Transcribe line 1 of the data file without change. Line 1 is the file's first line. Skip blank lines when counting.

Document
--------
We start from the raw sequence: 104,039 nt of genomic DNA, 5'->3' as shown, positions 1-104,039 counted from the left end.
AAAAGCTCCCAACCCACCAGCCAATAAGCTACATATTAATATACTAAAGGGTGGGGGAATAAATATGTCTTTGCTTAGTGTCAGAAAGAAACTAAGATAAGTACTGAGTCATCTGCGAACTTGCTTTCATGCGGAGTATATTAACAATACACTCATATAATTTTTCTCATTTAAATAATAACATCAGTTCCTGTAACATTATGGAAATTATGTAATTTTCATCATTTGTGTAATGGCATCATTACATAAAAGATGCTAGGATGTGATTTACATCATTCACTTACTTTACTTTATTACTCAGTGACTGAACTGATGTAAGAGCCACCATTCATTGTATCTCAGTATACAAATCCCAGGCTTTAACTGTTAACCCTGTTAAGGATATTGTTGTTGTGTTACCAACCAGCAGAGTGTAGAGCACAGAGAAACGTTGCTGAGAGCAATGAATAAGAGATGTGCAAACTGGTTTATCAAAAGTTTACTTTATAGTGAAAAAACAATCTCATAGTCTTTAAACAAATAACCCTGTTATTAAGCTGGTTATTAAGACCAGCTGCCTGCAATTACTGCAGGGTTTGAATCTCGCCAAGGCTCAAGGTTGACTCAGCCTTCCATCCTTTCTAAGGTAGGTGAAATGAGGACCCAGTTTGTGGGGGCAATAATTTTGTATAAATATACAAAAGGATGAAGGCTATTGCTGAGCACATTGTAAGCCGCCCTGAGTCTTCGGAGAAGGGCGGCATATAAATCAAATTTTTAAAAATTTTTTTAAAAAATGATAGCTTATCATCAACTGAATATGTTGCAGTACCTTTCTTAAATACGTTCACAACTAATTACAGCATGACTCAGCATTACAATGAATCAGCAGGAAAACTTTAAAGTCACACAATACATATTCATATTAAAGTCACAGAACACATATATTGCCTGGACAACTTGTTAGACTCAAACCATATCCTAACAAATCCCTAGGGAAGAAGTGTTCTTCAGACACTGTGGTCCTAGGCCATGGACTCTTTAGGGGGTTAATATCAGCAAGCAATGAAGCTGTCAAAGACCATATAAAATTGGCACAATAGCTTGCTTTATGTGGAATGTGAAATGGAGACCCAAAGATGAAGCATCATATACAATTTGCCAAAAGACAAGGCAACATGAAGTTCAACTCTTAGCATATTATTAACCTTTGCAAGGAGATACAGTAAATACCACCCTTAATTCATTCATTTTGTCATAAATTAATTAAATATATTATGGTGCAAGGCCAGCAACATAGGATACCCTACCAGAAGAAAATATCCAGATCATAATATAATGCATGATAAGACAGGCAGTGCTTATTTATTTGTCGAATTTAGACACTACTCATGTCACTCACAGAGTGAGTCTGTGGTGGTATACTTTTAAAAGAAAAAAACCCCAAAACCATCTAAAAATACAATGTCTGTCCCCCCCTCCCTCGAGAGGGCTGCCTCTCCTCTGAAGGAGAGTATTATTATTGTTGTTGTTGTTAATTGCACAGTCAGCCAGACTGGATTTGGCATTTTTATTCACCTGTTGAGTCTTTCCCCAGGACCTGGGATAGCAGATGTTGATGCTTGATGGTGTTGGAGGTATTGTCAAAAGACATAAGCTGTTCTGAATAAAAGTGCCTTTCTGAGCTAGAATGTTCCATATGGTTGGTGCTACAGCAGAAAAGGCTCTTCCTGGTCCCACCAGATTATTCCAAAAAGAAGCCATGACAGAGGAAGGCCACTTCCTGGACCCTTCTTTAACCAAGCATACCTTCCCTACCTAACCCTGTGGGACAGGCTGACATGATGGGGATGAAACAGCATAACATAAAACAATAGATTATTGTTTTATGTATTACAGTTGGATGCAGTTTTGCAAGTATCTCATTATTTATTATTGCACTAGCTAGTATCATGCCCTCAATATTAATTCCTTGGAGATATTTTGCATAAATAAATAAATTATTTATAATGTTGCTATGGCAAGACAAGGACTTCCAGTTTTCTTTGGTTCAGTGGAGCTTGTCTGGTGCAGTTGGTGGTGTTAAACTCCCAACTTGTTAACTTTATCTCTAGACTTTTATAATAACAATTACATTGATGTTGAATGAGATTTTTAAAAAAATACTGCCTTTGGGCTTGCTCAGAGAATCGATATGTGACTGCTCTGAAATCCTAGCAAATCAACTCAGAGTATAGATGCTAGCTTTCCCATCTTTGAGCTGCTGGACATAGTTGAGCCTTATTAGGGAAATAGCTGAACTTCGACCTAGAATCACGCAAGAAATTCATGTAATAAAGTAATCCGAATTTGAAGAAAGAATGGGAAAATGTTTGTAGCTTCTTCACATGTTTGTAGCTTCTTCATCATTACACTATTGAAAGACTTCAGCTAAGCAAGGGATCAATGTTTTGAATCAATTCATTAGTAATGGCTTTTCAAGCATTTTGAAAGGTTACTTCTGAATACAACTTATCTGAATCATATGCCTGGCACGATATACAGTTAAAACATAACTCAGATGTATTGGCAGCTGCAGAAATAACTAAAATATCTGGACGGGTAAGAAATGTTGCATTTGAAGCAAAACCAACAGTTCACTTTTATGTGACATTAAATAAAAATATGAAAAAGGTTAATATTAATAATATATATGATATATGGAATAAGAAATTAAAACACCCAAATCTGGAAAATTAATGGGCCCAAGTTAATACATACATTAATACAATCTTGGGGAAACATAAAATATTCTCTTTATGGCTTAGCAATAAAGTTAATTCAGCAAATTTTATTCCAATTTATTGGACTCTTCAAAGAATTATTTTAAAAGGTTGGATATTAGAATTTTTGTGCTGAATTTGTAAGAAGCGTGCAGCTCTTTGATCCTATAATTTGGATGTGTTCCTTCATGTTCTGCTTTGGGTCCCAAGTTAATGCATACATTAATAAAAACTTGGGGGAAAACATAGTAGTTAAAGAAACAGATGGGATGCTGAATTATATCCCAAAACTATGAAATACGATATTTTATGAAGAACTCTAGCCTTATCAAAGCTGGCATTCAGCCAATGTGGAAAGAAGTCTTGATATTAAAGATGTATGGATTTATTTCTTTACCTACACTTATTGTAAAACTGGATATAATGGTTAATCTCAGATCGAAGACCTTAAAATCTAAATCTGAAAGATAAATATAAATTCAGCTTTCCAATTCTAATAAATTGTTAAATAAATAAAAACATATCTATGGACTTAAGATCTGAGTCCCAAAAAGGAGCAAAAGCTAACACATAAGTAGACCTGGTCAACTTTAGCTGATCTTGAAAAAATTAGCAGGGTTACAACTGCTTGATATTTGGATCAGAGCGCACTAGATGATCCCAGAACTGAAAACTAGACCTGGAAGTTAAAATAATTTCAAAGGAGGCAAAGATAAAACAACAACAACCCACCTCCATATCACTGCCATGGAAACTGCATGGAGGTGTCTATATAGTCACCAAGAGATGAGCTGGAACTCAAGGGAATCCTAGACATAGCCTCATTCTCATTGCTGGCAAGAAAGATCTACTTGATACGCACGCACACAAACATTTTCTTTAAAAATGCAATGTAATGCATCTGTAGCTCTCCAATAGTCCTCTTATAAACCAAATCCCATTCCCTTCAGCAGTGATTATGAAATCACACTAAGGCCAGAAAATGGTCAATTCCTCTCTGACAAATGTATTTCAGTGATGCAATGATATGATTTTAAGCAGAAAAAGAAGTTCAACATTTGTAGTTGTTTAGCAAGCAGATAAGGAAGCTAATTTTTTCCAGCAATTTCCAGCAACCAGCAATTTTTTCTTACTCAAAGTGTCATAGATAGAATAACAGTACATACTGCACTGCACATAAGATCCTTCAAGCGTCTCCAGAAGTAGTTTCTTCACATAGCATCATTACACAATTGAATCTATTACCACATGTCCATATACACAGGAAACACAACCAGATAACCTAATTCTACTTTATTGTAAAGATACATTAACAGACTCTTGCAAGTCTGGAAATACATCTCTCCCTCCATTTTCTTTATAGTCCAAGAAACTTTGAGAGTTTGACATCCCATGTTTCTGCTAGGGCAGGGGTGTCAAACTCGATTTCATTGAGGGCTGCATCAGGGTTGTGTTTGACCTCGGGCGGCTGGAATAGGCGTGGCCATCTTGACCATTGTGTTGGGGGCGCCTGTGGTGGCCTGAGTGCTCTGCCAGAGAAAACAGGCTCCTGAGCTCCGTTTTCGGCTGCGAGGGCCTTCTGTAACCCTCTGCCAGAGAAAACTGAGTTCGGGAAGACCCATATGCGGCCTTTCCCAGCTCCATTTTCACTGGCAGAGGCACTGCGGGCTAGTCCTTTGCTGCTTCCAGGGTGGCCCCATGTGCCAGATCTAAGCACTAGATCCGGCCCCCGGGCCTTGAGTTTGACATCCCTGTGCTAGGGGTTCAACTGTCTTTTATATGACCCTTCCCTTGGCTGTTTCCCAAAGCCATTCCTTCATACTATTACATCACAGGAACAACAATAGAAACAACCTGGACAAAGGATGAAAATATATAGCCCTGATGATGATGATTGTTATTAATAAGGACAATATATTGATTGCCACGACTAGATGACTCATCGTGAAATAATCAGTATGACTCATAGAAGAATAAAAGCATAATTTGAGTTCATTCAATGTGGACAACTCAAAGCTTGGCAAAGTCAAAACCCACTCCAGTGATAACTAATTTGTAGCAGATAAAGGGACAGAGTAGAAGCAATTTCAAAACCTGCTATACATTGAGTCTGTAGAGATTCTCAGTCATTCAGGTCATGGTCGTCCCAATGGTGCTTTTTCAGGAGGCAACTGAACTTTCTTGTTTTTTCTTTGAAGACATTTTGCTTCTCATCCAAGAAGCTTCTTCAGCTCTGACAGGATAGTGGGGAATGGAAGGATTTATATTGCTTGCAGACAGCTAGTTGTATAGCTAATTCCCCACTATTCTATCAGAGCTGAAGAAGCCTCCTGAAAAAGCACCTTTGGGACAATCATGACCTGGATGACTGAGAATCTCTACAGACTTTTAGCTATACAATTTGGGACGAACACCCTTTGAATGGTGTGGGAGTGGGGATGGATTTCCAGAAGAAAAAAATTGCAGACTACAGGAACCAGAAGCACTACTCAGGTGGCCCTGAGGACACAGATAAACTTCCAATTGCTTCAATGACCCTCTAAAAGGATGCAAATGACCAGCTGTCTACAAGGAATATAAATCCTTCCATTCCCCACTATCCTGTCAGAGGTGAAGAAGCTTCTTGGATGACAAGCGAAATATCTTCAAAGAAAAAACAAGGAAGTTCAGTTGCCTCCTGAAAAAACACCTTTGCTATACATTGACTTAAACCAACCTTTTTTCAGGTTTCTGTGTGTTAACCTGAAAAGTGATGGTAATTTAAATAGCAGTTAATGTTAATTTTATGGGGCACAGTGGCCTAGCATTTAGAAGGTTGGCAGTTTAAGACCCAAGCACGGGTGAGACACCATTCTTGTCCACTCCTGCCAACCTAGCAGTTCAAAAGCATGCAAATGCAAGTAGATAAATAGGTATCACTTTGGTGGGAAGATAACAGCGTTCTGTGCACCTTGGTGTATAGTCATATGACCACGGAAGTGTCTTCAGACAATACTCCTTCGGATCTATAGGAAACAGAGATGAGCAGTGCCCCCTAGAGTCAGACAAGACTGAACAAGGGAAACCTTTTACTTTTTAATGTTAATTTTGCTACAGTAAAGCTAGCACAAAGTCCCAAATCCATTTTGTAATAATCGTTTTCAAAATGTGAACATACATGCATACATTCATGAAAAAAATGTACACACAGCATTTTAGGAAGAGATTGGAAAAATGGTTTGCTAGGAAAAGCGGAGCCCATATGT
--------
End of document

We start from the raw sequence: 104,039 nt of genomic DNA, 5'->3' as shown, positions 1-104,039 counted from the left end.